The mortality experience between 1956 and 1985 of 8977 males employed by Atomic Energy of Canada Limited is reported. A total of 4260 men, 47% of the cohort, were exposed to low doses of external ionizing radiation at low dose rates, with a mean cumulative equivalent dose of 52.1 mSv. For cancers as a whole the excess relative risk, based on 227 deaths, was 0.36% per 10 mSv (90% confidence bounds -0.46, 2.45). This is quite comparable to the corresponding estimate based on the atomic bomb survivors study. There was a positive association between radiation dose and death from leukemia (excluding chronic lymphatic leukemia) P = 0.058. However, this was based on only four deaths and hence cannot sensibly be compared to estimates based on high-dose studies. The present results suggest that, for cancer as a whole, risk estimates based on high-dose studies are unlikely to underestimate risks substantially for low-dose and low-dose-rate exposures.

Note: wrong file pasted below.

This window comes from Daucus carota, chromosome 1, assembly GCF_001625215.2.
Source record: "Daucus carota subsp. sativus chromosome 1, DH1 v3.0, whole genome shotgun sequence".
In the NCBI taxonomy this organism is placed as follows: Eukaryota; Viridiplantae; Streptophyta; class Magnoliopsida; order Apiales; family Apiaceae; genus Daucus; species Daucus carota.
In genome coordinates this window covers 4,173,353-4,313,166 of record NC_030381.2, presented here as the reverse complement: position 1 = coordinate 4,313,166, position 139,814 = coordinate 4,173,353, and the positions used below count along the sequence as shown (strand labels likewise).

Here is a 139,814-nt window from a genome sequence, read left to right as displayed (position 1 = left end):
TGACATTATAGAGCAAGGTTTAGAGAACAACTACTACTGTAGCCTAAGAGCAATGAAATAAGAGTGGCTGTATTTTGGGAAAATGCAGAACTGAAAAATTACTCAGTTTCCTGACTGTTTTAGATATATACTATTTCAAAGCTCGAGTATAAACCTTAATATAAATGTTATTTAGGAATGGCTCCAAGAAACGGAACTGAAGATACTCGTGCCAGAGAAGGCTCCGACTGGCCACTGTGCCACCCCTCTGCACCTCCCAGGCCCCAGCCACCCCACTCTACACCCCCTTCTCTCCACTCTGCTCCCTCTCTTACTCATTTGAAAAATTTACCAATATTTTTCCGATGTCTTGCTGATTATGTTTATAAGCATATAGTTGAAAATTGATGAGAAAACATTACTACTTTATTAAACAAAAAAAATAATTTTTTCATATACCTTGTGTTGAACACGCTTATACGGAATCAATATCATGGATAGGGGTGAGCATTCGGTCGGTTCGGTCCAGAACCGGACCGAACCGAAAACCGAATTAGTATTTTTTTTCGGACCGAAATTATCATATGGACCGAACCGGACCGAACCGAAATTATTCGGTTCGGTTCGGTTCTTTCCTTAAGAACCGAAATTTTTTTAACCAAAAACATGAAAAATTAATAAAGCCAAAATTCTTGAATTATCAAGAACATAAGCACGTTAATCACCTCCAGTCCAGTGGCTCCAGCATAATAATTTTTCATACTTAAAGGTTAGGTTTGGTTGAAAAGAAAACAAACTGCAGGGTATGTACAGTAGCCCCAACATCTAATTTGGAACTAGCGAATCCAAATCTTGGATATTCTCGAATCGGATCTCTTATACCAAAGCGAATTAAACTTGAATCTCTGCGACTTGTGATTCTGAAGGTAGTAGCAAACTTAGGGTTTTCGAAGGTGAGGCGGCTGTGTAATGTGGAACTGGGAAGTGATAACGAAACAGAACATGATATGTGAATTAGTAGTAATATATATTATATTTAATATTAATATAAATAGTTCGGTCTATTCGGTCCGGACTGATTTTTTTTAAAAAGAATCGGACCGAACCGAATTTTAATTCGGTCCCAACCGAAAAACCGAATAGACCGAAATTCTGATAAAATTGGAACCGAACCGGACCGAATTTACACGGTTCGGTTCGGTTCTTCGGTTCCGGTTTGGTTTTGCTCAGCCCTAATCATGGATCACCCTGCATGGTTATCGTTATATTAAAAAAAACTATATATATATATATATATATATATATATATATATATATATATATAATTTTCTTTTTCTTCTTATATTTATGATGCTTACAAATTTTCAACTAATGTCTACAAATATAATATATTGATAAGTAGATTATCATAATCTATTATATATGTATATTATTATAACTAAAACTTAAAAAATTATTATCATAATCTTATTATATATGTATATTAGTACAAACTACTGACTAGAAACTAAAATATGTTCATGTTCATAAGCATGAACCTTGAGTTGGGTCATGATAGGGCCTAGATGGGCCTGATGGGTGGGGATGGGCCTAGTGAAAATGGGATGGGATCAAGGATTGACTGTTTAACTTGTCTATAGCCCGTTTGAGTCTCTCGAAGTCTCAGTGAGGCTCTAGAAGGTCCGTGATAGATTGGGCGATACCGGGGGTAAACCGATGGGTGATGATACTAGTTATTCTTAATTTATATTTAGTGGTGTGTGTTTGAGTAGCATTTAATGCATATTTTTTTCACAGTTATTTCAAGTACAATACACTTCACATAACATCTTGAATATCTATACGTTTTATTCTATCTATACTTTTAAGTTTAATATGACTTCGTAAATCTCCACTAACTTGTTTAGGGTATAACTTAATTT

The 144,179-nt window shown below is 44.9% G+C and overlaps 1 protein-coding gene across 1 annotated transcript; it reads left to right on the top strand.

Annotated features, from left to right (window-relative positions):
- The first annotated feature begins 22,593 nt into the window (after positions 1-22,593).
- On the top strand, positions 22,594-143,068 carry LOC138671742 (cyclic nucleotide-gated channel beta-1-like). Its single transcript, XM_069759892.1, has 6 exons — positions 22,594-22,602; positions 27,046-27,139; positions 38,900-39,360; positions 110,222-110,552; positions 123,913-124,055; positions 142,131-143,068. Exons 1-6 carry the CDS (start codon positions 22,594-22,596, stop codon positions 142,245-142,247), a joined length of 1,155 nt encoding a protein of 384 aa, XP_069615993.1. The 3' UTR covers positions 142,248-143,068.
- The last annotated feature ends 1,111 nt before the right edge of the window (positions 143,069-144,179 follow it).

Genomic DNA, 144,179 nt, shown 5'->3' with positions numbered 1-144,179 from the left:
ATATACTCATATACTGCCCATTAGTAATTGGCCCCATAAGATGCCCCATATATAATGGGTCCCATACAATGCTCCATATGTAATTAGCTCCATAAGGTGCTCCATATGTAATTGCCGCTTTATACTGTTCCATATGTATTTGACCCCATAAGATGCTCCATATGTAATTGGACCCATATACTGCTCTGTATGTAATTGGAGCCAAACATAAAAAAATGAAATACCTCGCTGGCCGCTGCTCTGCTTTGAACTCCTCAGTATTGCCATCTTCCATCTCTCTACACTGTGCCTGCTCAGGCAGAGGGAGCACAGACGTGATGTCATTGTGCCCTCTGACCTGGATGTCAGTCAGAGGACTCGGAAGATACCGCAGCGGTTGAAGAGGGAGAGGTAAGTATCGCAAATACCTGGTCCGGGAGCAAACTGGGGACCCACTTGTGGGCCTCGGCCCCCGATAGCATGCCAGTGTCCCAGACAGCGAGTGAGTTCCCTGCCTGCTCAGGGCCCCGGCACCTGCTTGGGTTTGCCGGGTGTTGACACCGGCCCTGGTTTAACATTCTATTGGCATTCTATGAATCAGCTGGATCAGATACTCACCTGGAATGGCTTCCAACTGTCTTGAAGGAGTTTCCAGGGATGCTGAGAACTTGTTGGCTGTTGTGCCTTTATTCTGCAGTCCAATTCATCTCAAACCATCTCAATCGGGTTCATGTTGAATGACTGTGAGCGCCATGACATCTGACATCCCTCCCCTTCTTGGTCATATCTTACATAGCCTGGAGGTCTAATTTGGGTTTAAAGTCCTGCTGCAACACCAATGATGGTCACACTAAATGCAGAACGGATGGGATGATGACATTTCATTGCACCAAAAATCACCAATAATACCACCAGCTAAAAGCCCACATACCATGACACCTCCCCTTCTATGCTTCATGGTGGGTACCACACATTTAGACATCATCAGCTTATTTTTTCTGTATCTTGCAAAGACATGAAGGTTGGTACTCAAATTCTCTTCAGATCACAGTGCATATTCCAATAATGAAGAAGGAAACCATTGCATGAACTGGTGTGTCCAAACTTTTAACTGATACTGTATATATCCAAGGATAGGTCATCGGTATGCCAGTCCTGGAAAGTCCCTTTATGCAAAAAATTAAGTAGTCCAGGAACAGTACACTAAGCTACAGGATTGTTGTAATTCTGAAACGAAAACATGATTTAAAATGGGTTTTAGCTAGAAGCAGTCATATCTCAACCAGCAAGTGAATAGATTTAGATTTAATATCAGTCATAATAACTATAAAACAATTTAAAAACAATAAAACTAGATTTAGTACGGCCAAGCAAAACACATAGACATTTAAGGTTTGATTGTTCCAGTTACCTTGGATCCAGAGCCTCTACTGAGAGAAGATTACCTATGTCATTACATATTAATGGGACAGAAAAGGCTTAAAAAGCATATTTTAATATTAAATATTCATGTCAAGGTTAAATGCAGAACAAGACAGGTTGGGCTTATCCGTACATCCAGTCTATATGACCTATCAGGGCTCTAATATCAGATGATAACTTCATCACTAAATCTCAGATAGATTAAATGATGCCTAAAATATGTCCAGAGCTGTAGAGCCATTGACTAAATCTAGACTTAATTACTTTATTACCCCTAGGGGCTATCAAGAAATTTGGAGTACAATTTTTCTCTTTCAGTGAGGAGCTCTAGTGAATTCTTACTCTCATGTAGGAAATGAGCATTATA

Cancer Mortality (1956-1985) among Male Employees of Atomic Energy of Canada Limited with Respect to Occupational Exposure to External Low-Linear-Energy-Transfer Ionizing Radiation
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Moira A. Gribbin, John L. Weeks, Geoffrey R. Howe; Cancer Mortality (1956-1985) among Male Employees of Atomic Energy of Canada Limited with Respect to Occupational Exposure to External Low-Linear-Energy-Transfer Ionizing Radiation. Radiat Res 1 March 1993; 133 (3): 375–380. doi: https://doi.org/10.2307/3578225
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